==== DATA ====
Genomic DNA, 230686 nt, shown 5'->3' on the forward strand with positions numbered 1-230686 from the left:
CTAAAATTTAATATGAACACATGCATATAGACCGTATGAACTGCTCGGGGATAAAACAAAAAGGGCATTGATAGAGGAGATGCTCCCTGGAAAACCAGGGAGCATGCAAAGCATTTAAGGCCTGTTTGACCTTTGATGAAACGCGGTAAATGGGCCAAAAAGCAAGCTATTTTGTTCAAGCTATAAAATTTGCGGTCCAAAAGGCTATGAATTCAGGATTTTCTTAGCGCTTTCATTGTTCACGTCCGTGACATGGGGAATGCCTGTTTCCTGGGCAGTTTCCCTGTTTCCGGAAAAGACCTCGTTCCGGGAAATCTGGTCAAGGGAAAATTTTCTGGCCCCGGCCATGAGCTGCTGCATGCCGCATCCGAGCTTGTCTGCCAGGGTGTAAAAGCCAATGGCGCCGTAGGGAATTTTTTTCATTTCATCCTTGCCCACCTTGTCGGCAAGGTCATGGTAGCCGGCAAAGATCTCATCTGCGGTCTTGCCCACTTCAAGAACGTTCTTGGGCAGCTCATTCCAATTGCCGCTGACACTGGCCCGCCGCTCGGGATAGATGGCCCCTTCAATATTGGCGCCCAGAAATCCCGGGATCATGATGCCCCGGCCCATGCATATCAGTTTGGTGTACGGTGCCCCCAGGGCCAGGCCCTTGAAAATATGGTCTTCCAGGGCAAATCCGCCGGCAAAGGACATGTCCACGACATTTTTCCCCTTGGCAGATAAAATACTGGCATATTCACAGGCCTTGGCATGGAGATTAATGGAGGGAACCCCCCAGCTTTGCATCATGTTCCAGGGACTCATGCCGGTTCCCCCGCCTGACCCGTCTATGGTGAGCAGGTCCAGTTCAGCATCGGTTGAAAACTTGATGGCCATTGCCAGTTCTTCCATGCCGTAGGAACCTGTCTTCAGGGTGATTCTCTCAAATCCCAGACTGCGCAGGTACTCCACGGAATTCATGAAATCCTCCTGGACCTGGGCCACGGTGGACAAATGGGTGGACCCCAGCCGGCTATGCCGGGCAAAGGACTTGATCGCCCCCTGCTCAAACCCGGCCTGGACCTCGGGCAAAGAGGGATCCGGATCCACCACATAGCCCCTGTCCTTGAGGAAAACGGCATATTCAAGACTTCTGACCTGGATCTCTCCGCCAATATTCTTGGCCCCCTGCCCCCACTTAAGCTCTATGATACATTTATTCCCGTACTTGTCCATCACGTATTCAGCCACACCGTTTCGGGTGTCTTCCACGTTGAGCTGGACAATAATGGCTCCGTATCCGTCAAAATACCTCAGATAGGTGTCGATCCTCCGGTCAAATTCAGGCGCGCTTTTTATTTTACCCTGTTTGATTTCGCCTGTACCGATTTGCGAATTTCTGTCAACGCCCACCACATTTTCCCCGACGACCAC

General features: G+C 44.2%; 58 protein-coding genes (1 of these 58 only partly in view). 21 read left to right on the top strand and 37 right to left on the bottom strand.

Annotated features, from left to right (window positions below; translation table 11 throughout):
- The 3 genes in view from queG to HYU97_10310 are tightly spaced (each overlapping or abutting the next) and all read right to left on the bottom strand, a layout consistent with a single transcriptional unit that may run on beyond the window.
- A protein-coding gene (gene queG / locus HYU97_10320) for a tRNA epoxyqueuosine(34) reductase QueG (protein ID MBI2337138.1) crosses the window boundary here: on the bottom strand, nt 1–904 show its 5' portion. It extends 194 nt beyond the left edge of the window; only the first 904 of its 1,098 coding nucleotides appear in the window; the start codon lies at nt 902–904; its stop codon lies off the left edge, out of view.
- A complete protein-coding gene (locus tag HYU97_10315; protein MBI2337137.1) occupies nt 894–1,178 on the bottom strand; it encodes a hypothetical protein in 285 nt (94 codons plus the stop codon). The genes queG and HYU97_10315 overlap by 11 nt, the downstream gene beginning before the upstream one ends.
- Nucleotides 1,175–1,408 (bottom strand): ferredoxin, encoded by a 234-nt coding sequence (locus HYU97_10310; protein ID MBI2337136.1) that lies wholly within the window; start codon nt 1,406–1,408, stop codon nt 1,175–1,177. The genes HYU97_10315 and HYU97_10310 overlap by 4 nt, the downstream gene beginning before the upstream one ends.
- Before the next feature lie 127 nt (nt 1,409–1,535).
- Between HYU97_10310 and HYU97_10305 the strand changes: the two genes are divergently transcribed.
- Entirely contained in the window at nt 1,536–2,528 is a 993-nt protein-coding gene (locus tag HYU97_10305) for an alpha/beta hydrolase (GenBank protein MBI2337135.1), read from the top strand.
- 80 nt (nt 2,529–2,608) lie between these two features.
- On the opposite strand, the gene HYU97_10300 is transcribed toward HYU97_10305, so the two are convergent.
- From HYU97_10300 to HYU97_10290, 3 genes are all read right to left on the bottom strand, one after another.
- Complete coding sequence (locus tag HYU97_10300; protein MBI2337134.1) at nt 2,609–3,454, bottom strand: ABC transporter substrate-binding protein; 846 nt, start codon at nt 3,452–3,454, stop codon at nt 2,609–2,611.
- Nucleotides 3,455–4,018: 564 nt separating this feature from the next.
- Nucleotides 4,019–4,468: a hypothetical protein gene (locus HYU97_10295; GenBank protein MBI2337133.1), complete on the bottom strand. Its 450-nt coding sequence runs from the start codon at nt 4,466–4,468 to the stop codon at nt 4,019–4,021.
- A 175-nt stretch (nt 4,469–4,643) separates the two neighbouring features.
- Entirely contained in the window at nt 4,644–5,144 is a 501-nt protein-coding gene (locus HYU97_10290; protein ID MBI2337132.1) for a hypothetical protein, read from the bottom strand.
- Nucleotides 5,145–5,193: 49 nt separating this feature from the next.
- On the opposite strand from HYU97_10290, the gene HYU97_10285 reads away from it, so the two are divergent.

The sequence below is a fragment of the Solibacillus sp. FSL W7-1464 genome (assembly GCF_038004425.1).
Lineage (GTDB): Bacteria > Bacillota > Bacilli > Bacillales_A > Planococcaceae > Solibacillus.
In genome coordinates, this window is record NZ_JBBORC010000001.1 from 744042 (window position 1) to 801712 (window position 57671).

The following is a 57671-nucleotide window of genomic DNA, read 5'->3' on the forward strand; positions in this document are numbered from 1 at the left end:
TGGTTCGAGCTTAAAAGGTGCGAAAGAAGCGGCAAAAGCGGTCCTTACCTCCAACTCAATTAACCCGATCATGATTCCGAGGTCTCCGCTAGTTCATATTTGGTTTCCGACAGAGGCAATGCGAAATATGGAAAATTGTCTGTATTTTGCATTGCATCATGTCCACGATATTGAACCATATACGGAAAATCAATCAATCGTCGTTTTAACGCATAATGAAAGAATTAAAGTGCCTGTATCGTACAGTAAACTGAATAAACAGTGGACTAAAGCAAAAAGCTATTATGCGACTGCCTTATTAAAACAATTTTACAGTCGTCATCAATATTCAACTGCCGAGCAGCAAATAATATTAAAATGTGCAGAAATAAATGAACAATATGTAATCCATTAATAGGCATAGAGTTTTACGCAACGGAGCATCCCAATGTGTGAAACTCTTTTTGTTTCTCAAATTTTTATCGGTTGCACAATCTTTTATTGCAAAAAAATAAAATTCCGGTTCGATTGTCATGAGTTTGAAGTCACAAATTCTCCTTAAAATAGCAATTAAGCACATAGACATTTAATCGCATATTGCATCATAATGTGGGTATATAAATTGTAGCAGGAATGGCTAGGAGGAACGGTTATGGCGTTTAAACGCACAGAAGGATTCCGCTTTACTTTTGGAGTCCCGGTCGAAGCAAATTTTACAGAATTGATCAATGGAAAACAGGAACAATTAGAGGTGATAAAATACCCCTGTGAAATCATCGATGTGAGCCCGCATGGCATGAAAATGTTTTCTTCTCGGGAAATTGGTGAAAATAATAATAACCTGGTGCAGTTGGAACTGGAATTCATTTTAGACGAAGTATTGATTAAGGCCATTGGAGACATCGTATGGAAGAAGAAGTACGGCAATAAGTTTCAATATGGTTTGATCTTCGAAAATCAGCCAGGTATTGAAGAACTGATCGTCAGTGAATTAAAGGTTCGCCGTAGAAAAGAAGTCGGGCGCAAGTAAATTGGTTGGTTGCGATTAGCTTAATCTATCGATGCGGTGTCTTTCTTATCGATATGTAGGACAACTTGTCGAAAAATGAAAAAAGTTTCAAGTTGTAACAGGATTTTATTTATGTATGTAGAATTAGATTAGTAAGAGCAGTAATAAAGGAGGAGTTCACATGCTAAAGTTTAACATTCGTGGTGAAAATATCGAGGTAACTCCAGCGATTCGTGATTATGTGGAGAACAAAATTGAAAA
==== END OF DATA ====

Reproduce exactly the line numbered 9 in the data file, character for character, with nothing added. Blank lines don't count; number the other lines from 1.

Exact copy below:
- Before the next feature lie 127 nt (nt 1,409–1,535).